It is more likely that what we see is that the marketplace cannot overcome the societal forces with the greatest impact on educational success, such as school funding and poverty. And it’s clear that during this period of transition, traditional public education is being significantly weakened.
If the marketplace turns out to be the wrong framework for education, then what will we do once this is all we have in place to teach our children?
Public schools are still responsible for educating every child. The key word is “every.” While we have never insisted that public schools were the only places we would educate our children, we have made the societal commitment that every child would have a public school available and have the opportunity for an education of equal quality. The full force of the government has ultimately stood behind this promise. When it became clear that not every school district was meeting this obligation, based on racial discrimination, the Supreme Court acted, ruling that unequal public schools were not the law of the land. Similar actions have tried to ensure that children with special needs were also not left out of the public classroom. Not all of these issues have vanished, but the commitment to fulfilling these and other obligations remains.
This guarantee does not always stand in the face of competition. Not every potential customer will have equal access to every product, nor will all potential customers have access to the same quality of product. Privately owned businesses are responsible to their owners and their bottom lines; responsibility to their customers is only a function of how that relationship translates to their balance sheets. Even when the economics are challenging, a traditional public school district has a responsibility to continue to teach the children in its district. But charter schools, whether for-profit or nonprofit, do not have this obligation. When the going gets tough, they can just get going. And when they close their doors, what happens to the children they were teaching? Today, as we are operating both traditional public schools and charter schools, the public schools must pick up the burden. But if Milton Friedman’s dream of a truly private system of public education becomes a reality, what happens then? Not a pretty picture.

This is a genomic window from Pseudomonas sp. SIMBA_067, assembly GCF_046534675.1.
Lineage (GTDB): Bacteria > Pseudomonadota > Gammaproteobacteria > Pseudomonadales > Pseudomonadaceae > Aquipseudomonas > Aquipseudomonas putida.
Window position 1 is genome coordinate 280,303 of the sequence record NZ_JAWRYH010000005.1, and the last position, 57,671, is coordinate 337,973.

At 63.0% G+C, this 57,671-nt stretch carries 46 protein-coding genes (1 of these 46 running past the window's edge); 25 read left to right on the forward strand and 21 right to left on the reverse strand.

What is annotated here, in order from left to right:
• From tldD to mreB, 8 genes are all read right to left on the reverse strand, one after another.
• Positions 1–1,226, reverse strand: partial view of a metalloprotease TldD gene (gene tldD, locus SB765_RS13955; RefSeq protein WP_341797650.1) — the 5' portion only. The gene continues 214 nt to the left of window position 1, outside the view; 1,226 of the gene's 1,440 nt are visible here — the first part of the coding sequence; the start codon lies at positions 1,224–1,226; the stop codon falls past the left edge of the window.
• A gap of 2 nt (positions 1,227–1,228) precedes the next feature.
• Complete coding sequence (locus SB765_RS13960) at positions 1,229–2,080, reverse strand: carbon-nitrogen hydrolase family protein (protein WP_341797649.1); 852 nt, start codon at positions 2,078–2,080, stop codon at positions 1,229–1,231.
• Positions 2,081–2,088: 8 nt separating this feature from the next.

We just need to look at the business strategy that built the fortune that created the foundation that is a major supporter of the educational marketplace. Walmart built its success on being able to dominate every location they entered. That domination usually resulted in many, if not all, competitors being forced out of business. And when Walmart closes its doors, it has no obligation to replace itself with another store. Its former customers are left to find new places to buy their groceries. And if the traditional public school was one of those businesses that were forced to close, where do those children go?
Without strong evidence that a market-based education system is better than the system it seeks to replace, why would we take these risks? Should we not be putting our efforts into attacking the things we know make effective education difficult? Should we not be fixing the problems that may exist in the traditional public system before we no longer have it to rely upon?